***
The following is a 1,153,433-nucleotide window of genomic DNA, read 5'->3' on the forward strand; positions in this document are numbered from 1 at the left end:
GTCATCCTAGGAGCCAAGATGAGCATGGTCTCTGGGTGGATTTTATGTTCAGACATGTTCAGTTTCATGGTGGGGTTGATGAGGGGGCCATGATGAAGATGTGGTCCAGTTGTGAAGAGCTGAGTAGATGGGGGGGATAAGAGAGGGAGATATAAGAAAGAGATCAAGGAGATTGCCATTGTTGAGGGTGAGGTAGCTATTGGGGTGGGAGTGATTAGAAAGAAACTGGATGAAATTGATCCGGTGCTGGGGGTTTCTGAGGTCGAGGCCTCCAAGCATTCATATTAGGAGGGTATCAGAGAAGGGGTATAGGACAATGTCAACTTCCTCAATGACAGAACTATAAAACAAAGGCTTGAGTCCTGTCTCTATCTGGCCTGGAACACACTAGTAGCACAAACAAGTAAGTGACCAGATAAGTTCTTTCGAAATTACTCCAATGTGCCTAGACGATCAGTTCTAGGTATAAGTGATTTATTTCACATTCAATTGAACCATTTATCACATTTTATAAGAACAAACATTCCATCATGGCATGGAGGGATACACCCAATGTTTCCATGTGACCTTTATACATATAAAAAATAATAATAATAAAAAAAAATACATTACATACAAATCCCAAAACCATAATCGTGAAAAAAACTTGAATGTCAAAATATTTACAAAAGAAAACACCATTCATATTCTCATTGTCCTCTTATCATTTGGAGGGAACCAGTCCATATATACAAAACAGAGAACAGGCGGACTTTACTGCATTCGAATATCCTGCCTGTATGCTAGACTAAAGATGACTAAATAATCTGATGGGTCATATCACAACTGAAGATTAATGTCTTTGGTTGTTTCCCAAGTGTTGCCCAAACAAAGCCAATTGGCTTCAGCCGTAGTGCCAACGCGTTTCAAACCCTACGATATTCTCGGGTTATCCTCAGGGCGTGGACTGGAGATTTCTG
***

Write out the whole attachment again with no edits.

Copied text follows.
The following is a 1,153,433-nucleotide window of genomic DNA, read 5'->3' on the forward strand; positions in this document are numbered from 1 at the left end:
GTCATCCTAGGAGCCAAGATGAGCATGGTCTCTGGGTGGATTTTATGTTCAGACATGTTCAGTTTCATGGTGGGGTTGATGAGGGGGCCATGATGAAGATGTGGTCCAGTTGTGAAGAGCTGAGTAGATGGGGGGGATAAGAGAGGGAGATATAAGAAAGAGATCAAGGAGATTGCCATTGTTGAGGGTGAGGTAGCTATTGGGGTGGGAGTGATTAGAAAGAAACTGGATGAAATTGATCCGGTGCTGGGGGTTTCTGAGGTCGAGGCCTCCAAGCATTCATATTAGGAGGGTATCAGAGAAGGGGTATAGGACAATGTCAACTTCCTCAATGACAGAACTATAAAACAAAGGCTTGAGTCCTGTCTCTATCTGGCCTGGAACACACTAGTAGCACAAACAAGTAAGTGACCAGATAAGTTCTTTCGAAATTACTCCAATGTGCCTAGACGATCAGTTCTAGGTATAAGTGATTTATTTCACATTCAATTGAACCATTTATCACATTTTATAAGAACAAACATTCCATCATGGCATGGAGGGATACACCCAATGTTTCCATGTGACCTTTATACATATAAAAAATAATAATAATAAAAAAAAATACATTACATACAAATCCCAAAACCATAATCGTGAAAAAAACTTGAATGTCAAAATATTTACAAAAGAAAACACCATTCATATTCTCATTGTCCTCTTATCATTTGGAGGGAACCAGTCCATATATACAAAACAGAGAACAGGCGGACTTTACTGCATTCGAATATCCTGCCTGTATGCTAGACTAAAGATGACTAAATAATCTGATGGGTCATATCACAACTGAAGATTAATGTCTTTGGTTGTTTCCCAAGTGTTGCCCAAACAAAGCCAATTGGCTTCAGCCGTAGTGCCAACGCGTTTCAAACCCTACGATATTCTCGGGTTATCCTCAGGGCGTGGACTGGAGATTTCTG